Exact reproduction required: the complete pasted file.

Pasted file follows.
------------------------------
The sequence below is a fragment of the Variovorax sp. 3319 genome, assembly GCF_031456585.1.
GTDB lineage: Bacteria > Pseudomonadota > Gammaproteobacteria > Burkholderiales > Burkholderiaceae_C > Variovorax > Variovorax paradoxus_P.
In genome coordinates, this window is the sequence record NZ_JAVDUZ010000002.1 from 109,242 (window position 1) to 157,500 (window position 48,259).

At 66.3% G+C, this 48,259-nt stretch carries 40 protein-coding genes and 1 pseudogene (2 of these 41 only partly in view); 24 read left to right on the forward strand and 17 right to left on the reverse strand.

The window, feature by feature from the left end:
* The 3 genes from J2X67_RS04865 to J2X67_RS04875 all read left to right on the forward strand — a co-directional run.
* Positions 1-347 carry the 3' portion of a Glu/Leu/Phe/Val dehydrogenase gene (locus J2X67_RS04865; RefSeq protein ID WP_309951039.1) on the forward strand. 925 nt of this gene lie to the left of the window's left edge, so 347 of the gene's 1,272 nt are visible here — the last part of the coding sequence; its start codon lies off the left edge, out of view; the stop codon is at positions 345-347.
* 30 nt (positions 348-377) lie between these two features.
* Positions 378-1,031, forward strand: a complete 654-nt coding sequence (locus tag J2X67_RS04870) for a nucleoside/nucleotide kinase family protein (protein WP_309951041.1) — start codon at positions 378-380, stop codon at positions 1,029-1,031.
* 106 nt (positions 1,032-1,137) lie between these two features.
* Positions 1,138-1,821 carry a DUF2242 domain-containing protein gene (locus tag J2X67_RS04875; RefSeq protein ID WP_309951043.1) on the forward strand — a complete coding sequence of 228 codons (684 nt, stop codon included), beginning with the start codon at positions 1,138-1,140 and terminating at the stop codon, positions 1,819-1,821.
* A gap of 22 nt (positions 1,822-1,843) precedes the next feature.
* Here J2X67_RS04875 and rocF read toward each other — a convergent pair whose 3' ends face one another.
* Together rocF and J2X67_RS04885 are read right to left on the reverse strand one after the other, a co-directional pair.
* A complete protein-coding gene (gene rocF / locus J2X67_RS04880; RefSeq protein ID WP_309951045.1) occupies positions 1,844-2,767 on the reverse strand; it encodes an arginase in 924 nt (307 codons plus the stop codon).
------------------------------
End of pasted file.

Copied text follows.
The sequence below is a fragment of the Variovorax sp. 3319 genome, assembly GCF_031456585.1.
GTDB lineage: Bacteria > Pseudomonadota > Gammaproteobacteria > Burkholderiales > Burkholderiaceae_C > Variovorax > Variovorax paradoxus_P.
In genome coordinates, this window is the sequence record NZ_JAVDUZ010000002.1 from 109,242 (window position 1) to 157,500 (window position 48,259).

At 66.3% G+C, this 48,259-nt stretch carries 40 protein-coding genes and 1 pseudogene (2 of these 41 only partly in view); 24 read left to right on the forward strand and 17 right to left on the reverse strand.

The window, feature by feature from the left end:
* The 3 genes from J2X67_RS04865 to J2X67_RS04875 all read left to right on the forward strand — a co-directional run.
* Positions 1-347 carry the 3' portion of a Glu/Leu/Phe/Val dehydrogenase gene (locus J2X67_RS04865; RefSeq protein ID WP_309951039.1) on the forward strand. 925 nt of this gene lie to the left of the window's left edge, so 347 of the gene's 1,272 nt are visible here — the last part of the coding sequence; its start codon lies off the left edge, out of view; the stop codon is at positions 345-347.
* 30 nt (positions 348-377) lie between these two features.
* Positions 378-1,031, forward strand: a complete 654-nt coding sequence (locus tag J2X67_RS04870) for a nucleoside/nucleotide kinase family protein (protein WP_309951041.1) — start codon at positions 378-380, stop codon at positions 1,029-1,031.
* 106 nt (positions 1,032-1,137) lie between these two features.
* Positions 1,138-1,821 carry a DUF2242 domain-containing protein gene (locus tag J2X67_RS04875; RefSeq protein ID WP_309951043.1) on the forward strand — a complete coding sequence of 228 codons (684 nt, stop codon included), beginning with the start codon at positions 1,138-1,140 and terminating at the stop codon, positions 1,819-1,821.
* A gap of 22 nt (positions 1,822-1,843) precedes the next feature.
* Here J2X67_RS04875 and rocF read toward each other — a convergent pair whose 3' ends face one another.
* Together rocF and J2X67_RS04885 are read right to left on the reverse strand one after the other, a co-directional pair.
* A complete protein-coding gene (gene rocF / locus J2X67_RS04880; RefSeq protein ID WP_309951045.1) occupies positions 1,844-2,767 on the reverse strand; it encodes an arginase in 924 nt (307 codons plus the stop codon).